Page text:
Ever wonder what it was like to participate in the Gold Rush of the American West? Throughout the mid 1800s and early 1900s, many plots of gold were found throughout California, Washington, the Yukon, and Alaska. The most ambitious would often pack up their entire families and head to the discovery site, seeking out a mining plot/right and investing all they had in to the tools and setting up camp -- all in hopes of striking it rich.
For those that didn't go "all-in", there was gold panning - a process by which one would use a large, round pan to sift through the silt, rock, and minerals flowing through a stream that might be downstream from a larger gold deposit. Some turned this in to a large-scale operation, but most did so for a short period of time before moving on to a new location. The following photos give a rare glimpse in to the life of a "panner".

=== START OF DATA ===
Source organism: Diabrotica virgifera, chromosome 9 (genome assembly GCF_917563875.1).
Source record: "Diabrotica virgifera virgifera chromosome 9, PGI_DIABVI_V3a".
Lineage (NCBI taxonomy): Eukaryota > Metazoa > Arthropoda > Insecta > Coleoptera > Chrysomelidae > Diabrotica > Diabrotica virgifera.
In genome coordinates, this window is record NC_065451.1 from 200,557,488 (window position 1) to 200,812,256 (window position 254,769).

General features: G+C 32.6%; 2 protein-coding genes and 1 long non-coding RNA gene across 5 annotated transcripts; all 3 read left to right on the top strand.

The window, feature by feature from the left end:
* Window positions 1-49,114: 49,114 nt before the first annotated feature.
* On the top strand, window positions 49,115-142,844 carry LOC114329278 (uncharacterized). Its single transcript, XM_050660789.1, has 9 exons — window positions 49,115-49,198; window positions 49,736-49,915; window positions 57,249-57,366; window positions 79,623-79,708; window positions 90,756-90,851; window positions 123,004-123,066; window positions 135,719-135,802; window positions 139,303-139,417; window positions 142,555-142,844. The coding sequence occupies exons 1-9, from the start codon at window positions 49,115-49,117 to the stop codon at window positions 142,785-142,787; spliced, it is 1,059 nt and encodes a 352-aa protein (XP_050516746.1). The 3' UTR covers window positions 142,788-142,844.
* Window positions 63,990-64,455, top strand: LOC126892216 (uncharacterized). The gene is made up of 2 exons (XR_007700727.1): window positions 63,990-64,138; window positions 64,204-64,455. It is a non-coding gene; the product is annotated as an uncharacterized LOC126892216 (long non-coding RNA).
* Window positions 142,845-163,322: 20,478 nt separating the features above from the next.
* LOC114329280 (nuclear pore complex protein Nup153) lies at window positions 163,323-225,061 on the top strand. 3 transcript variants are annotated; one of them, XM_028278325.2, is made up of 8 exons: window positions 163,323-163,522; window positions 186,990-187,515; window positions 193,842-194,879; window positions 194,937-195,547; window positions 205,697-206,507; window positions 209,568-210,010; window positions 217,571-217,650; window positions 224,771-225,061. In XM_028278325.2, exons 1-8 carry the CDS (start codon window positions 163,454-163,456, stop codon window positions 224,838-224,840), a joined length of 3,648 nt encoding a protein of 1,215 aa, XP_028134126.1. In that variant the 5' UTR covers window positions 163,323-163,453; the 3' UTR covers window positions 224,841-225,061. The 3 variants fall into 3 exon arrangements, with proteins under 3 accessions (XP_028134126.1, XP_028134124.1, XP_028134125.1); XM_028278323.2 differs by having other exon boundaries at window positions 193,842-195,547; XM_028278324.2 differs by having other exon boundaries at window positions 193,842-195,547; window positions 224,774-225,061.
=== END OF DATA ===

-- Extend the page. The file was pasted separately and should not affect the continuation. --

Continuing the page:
This fabulous photo from 1889 titled, "We have it rich," shows "Old Timers" Spriggs, Lamb, and Dillon hard at work washing and panning gold in Rockville, Dakota. Many men did indeed find a spot that provided a significant amount of gold, and when they did, they tried to keep it as secret as possible.
While some worked in teams, many panners did so as a solitary activity. This old stereoscope photo from around 1875 is one of the earliest-known photos of gold panning in the Dakota Territories.
What it Was Like to Pan for Gold (10 Photos)